Princeton professor Dr. Shane Berg relates the story of his “Grandma Inez’s Back Stoop” in a sermon he preached last January.  He said that as a boy he dealt out innumerable insults and hateful remarks to his brother.  When he was with his parents, his babysitters, or even his teachers, they were at a loss to curb their cruelty toward each other.  Only one person knew how to handle them; only one person’s consequences they dreaded: she was a small woman in her early seventies: but she was smart and tough. “Even in the last years of her life,” Dr. Berg said, “[my grandmother] had no problem handling her two rambunctious grandsons when we came to blows at her house. When such a dust-up occurred, she would come marching out of the house and grab each of us hard by the back of the arm, depositing us on her back stoop. We knew what was coming next, and we hated it. She insisted that we sit side by side on that stoop until each of us said something nice to the other one, and we had to mean it (she could tell when we were faking it.) This was always an exercise of excruciating pain and agony—at precisely the moment I wanted to throttle my little brother, I was instead compelled to speak kindly to him. Sometimes we sat for over a half an hour before we could muster the will to spit out some expression of affection for each other. But here is the interesting thing: on those days when we were forced into such an encounter, my brother and I would not fight again. The words of kindness that we had exchanged seemed to sap the energy from our feelings of hostility.” [Princeton Seminary Bulletin, Vo. XXVIII, Number 1, p. 7-8]  Today I have noticed an abundance of hateful and intolerant words and actions in our world; have you?  Cable news channels pit a Democratic pundit against a Republican pundit and sometimes civility goes out the window and they both need Dr. Berg’s grandmother to grab them by their arms.  This week the color drained from the faces of many in the Western world upon learning that it was doctors who were masterminding the Scotland collision that failed: DOCTORS; People who take an oath to “First, do no harm!”  What hate possessed them? What evil was so heinous that they turned to the dark side?  Or was it they themselves, in a warped or demented sense of honoring God, who took words, twisted from a Koran or distorted by an Imam, and became living breathing symbols of evil? Do they deserve the suicidal death they apparently wanted but failed to achieve? Or would it be better to substitute the chest-thumping actions of testosterone-filled officials with a grandmother who sat them down next to some Western human beings and waited until they said something nice to each other? Of course, that is a naïve thought, isn’t it? But my fellow Christians and seekers after Christ hear this: it was the Lord Jesus who welcomed Samaritans, who forgave women who sinned and men who betrayed. By contrast, it was Christians in the 4th century who, in the name of the Lord, attacked a temple in Alexandria, killed people, destroyed priceless art, and ages of history that can no longer be reclaimed. What? This is what Jesus would do?  In this century, the German ruler named Hitler, using a twisted cross as his party symbol, decided to try to rid the world of Jews. Would he have unwittingly marched his so-called Savior, Jesus (himself a Jew) to his death as well?  What is a redemptive answer to human bickering and maneuvering beyond the already tried responses of retaliation, pre-emptive strikes, and an eye for an eye?  Where are the brave men like Winston Churchill in the Second World War who are willing, with oratory that shows not an ounce of cowardice but also shows overflowing wisdom and encouragement, to take two enemies out to the back porch until each sees the other one also as a human being, sharing the same planet, wanting virtually the same things for his children and his world? But it is naïve to consider that each wants God to be revered, laws to be observed, and safety for his family, isn’t it?  We in the church today, taking a fresh look at the New Testament, will not relinquish control of religion to radicals so it can be hopelessly twisted or despicably distorted. The Christian faith, as demonstrated by Jesus and proclaimed by Paul, has a different way to change the world. As writer Kathleen Norris has put it, in a measured tone, “Religion’s abilities to restore sick people to health are downplayed these days—I know a chaplain at a historically Protestant college who has had to fight to keep a campus ministry going because the school now has a counseling service staffed by a psychologist. But it is my firm conviction that some people may more readily be reached, changed, and even healed through religious means than through psychiatry.” [AMAZING GRACE, Riverhead Books, 1998, pl. 179.] So we could turn to the preacher of Ecclesiastes, a person so burned out that he had virtually given up on humanity, and find the painful words that were read from the Old Testament. What hope is proclaimed from that pulpit? Such an ilk, like the “whisky priest” depicted in Graham Greene’s novel  THE POWER AND THE GLORY goes through the motions of faith but has stopped living it or believing in it.  It is terrible to think that there are preachers, and other human beings, who are as sarcastic, hopeless, bitter, and empty as that preacher and that priest, but indeed there are. Our world cannot be saved by such a bleak outlook; O Lord deliver us from giving up on people and their sometimes shallow, sometimes materialistic, sometimes self-serving, sometimes manipulative, sometimes horrific deeds! No! When people seem to wallow in their own mud, or when people try to get ahead with such franticness that they spin their wheels, burying themselves axle deep in sand, then a different way out needs to be found; not as if it has to be invented-not at all. It just has to be discovered, or, in some cases, rediscovered. It is the way of Christ without the layers of interpretation that institutions or bishops or priests or pastors have put on them.  Today, from the New Testament, were read words that the Apostle Paul chose to tell Colossian Christians who were not acting like Christians. In a sky full of stars that we call choices, these words point to true north. Paul could have written with the tone of the preacher in Ecclesiastes, but thankfully his heart was opened to these inspired words from God.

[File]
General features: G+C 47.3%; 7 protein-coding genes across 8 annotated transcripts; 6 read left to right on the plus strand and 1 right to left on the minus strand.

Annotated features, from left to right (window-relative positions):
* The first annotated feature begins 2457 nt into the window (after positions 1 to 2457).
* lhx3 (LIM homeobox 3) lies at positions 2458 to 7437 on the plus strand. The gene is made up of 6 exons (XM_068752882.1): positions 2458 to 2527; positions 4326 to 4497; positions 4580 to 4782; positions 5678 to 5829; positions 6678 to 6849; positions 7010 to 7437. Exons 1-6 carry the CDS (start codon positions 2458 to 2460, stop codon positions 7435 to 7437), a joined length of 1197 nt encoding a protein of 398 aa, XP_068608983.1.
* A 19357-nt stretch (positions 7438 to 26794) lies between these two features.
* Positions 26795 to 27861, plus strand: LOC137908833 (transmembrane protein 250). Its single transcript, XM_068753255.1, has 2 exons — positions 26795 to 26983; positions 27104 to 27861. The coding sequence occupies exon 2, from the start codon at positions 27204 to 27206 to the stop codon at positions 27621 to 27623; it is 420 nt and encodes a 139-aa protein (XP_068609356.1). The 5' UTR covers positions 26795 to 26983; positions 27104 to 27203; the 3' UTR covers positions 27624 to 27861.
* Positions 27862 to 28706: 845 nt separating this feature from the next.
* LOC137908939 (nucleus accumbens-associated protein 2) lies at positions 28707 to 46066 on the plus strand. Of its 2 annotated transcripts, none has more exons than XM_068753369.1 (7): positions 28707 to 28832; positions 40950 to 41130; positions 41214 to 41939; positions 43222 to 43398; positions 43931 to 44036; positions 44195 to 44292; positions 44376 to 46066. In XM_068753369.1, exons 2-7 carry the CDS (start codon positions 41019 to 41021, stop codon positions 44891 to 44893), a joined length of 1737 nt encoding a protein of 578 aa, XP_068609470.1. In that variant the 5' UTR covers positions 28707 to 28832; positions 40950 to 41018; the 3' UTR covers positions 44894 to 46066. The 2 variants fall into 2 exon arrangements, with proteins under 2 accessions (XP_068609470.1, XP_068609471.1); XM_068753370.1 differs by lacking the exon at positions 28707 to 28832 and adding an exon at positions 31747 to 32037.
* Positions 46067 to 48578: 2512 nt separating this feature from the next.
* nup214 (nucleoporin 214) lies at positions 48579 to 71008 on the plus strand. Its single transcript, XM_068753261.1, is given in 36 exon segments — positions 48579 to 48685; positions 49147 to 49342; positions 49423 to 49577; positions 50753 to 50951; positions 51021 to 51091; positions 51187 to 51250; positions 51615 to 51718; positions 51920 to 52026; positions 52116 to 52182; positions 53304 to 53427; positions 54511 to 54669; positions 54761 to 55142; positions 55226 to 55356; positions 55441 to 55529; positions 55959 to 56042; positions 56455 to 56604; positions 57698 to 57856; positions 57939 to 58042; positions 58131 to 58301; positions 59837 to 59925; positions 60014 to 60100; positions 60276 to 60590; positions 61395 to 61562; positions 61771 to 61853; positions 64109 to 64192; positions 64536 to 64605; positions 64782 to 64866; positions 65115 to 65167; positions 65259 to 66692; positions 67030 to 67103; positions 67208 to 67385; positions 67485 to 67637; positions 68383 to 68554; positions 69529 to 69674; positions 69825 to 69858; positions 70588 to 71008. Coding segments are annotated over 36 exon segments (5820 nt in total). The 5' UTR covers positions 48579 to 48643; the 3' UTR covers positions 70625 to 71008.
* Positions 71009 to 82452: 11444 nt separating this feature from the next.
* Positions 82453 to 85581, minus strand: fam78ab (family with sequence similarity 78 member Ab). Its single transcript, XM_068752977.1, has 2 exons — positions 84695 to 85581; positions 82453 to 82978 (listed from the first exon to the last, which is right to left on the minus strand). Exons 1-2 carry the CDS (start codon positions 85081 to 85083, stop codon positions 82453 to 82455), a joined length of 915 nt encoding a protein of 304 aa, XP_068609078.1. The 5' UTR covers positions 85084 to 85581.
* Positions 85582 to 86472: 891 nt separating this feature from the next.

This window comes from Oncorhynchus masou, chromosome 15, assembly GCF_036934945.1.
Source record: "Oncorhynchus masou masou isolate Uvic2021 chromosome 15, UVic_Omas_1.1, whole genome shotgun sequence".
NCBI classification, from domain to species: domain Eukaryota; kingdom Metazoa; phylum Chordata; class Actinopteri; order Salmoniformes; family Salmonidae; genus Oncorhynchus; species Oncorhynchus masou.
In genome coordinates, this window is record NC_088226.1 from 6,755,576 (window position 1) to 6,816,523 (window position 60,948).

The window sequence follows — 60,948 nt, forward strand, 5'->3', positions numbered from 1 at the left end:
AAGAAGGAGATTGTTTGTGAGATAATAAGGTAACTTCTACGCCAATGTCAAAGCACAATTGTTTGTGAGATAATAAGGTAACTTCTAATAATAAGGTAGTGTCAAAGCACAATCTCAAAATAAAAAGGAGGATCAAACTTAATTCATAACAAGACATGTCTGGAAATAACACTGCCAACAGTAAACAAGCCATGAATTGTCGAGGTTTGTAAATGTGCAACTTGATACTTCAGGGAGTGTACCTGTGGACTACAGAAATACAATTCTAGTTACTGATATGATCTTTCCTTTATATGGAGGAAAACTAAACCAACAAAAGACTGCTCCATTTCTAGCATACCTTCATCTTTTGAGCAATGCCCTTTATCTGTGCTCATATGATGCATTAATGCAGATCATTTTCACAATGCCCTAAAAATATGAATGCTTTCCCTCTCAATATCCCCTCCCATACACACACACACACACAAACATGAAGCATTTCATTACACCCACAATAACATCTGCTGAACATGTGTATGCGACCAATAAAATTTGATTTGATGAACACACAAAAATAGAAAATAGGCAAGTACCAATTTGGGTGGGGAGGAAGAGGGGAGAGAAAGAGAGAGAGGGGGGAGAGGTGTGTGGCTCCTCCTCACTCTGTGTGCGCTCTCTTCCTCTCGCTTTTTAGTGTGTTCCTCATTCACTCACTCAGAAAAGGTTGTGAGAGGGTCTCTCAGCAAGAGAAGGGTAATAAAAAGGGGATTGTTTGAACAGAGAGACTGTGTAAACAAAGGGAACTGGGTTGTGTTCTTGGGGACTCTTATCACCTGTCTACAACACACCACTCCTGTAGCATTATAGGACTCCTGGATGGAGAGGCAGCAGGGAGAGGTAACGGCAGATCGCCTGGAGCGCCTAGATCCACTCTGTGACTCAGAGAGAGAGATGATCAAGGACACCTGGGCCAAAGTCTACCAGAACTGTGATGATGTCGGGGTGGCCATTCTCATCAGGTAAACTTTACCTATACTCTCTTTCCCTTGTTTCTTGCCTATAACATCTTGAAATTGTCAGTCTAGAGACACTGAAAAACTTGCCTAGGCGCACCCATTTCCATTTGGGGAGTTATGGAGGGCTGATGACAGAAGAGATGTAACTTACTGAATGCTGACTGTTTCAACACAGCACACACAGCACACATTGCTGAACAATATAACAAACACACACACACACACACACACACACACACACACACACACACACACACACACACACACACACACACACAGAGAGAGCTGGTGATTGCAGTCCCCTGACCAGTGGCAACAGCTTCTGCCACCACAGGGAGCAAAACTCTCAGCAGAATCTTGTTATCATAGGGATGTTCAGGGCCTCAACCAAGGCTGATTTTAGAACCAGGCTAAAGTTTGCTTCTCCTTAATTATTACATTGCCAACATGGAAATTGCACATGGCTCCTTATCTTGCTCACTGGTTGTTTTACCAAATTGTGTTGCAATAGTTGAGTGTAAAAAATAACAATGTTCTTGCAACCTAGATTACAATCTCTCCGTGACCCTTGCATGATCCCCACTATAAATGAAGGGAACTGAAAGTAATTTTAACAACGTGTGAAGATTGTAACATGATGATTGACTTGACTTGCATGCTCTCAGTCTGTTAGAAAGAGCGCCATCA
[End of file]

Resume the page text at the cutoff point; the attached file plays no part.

“Put on then” {as if putting on clothing, or even armor} as God’s chosen ones, holy {one who is set apart from others} and beloved {if no one has told you lately that you are loved by God, let me tell you that now!} put on compassion {that is, be ready to suffer with others in the bonds of humanity} kindness {show mercy and love beyond what might be expected} lowliness {do not think of yourself as higher than the next person}, meekness {quiet gentleness, not loud obnoxiousness} and patience {hold your tongue longer than you think you can, then wait a little longer}, and if one has a complaint against the other, forgiving each other {hard for angry boys or girls to do, or angry men or women, but necessary; Why? Because} As the Lord has forgiven you, so you also must forgive. And above all these put on love {wearing love as if it were a prayer shawl} which binds everything together in perfect harmony. {Those who show love and feel loved feel whole and blessed.} And let the peace of Christ {which is rooted in the love just described} rule in your hearts, to which indeed you were called in the one body. {All are one in the body of Christ which is the Church. Then Paul uses these three freeing words:} And be thankful. {Thankful people move toward wholeness; bitter people act like victims.} Let the Word of Christ dwell in you richly, {yes, your New Testament is the original purpose-driven guide for life} teach {others what you learn by word and example} and admonish one another in all wisdom {like in the old days when moms in neighborhoods each had the permission and authority to put anyone in a gang of boys or a group of girls in line. Permission to admonish lets brothers and sisters in Christ work to hold each other accountable to their Lord and their promises.} Then Paul’s words end with thanking God, praising God, and letting gratitude be the order of the day.